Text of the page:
Brydon Coverdale is an assistant editor at ESPNcricinfo. @brydoncoverdale
Pathways might deliver cricketers ready for the big time, but players can still emerge from off the beaten one. Daniel Worrall is the latest proof. Watch 25-year-old Worrall bowl a single delivery from his unusual angled run-up, reminiscent of Malcolm Marshall jogging in from near mid-off, and you will quickly realise that he does not fit the typical modern template.
But to borrow a line from a popular baseball book of this year, the only rule is it has to work. And Worrall's method works. It worked to such an extent that last summer he was the Sheffield Shield's second-leading wicket-taker with 44 at 26.18, and has now earned himself a call-up to Australia's squad for the upcoming ODI series in South Africa.
"There was a little tree at the end of the garden when I was a kid," Worrall told ESPNcricinfo on Tuesday. "If you wanted to get that bit of extra pace you had to go around the tree. That's how it started, and I never really had any significant bowling coaching done until I was probably 19, so I haven't really changed it much."
A likely international debut will be a big step up for Worrall, who has played only 12 List A matches in his career, but he is used to big jumps. Four years ago, he was a commerce student at Melbourne University, living on a typically unhealthy student diet, when an offer came from South Australia to sign a rookie contract for the 2012-13 summer.
"I'd finished two years there and I'd just live on $40 a week and have a pack of mee goreng noodles for dinner every night," Worrall said. "It was a bit of a change when I had to start taking my diet a bit seriously.
"For the first couple of years I probably wasn't as fit as I could or should have been, the penny hadn't quite dropped. But over the past couple of years working with [SA coach] Jamie Siddons and Stephen Schwerdt, the new fitness coordinator at the SACA, I just had to flick a switch and really commit to goals I had set for myself and things I wanted to achieve in the future."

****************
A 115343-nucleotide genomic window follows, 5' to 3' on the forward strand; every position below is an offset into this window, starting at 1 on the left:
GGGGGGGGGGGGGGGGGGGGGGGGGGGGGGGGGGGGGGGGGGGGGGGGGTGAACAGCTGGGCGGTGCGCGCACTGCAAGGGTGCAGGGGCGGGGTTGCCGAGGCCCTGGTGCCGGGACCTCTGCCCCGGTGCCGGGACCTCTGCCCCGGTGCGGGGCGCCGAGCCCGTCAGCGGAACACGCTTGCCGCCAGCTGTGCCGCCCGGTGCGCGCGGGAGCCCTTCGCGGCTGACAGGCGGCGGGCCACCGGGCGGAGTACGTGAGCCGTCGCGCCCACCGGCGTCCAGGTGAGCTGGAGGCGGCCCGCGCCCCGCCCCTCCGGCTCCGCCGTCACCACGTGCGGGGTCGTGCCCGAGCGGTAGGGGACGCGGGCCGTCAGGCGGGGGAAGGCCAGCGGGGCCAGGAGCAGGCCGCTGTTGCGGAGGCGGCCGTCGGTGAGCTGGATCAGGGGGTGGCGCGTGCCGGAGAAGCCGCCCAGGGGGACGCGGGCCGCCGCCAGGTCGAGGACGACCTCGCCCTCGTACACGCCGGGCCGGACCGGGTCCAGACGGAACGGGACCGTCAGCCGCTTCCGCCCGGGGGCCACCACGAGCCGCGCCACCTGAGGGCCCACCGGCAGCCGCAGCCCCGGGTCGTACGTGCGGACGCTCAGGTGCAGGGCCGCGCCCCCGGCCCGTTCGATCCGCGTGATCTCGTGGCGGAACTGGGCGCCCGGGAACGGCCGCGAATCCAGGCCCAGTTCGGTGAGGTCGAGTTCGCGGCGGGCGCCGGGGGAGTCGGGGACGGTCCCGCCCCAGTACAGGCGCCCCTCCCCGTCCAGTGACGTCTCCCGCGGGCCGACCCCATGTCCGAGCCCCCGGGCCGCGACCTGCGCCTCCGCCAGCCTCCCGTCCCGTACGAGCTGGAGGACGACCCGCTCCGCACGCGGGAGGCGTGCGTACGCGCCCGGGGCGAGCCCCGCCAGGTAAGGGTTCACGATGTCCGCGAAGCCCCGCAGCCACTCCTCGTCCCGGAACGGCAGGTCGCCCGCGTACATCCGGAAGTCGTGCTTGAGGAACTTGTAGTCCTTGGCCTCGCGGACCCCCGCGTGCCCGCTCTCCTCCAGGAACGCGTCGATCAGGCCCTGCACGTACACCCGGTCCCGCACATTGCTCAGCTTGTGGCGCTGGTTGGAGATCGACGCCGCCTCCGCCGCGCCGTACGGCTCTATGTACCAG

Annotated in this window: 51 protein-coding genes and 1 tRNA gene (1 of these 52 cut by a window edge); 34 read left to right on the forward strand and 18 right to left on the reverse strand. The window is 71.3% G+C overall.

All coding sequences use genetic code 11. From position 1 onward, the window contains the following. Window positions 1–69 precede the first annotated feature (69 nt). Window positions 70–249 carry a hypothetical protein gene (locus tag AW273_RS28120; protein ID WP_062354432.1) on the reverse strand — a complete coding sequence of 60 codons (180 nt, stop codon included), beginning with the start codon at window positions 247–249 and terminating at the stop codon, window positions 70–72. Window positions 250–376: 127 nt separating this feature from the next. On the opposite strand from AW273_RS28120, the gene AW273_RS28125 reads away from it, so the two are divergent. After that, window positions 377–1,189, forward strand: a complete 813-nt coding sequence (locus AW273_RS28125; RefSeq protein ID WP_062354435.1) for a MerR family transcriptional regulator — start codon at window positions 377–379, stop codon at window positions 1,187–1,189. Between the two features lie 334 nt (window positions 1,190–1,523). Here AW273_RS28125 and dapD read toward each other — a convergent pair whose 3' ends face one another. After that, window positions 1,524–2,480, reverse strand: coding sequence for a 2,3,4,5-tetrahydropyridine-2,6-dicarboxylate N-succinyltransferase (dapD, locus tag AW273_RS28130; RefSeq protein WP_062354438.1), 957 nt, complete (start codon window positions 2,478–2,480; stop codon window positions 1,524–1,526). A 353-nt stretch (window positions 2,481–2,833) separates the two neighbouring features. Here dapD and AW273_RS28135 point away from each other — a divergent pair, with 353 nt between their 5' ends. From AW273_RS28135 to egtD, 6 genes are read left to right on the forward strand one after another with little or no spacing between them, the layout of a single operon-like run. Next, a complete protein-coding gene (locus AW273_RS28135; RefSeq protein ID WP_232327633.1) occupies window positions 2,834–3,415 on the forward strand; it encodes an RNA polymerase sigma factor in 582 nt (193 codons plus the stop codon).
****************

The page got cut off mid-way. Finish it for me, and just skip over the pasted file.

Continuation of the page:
In Worrall's own words, he wanted to "have a red-hot crack". And South Australia, the state that had taken a punt on Worrall in the first place, were the benefit of his increased output last summer. Worrall and Joe Mennie were the Shield's two leading wicket-takers and, along with Chadd Sayers, played key roles in the Redbacks reaching their first Shield final for 20 years.
All three of those men have now received Australia call-ups: Sayers was part of the Test squad that toured New Zealand earlier this year, and Mennie will join Worrall in the ODI touring party in South Africa. At least Mennie will provide another familiar face for Worrall, whose only interaction with captain Steven Smith came in a pair of games in October when Smith smashed 84 not out, 67 and 152 not out for New South Wales.
"I don't think I've ever met him properly," Worrall said. "I've shaken his hand after he's belted us around the park in a Shield game. But that's about it. It will be great to be on the same side as him. It will be all brand new, apart from a couple of guys with the SACA like Travis Head and Adam Zampa, and a couple of guys from the Melbourne Stars."
Regardless of what happens in South Africa, the call-up has certainly justified Worrall's decision to shift from Victoria to South Australia in 2012. It may not all have been smooth sailing along the way - he was suspended by South Australia in 2014 for a bizarre incident in which he etched a lewd image into a pitch - but the end result has been better than he could ever have imagined.
"In hindsight I think it was a great move because it allowed me the chance to play first-class cricket," Worrall said, "whereas I don't think I'd have had that opportunity as early at Victoria, with guys like Boland, Hastings, McKay, Siddle, Pattinson."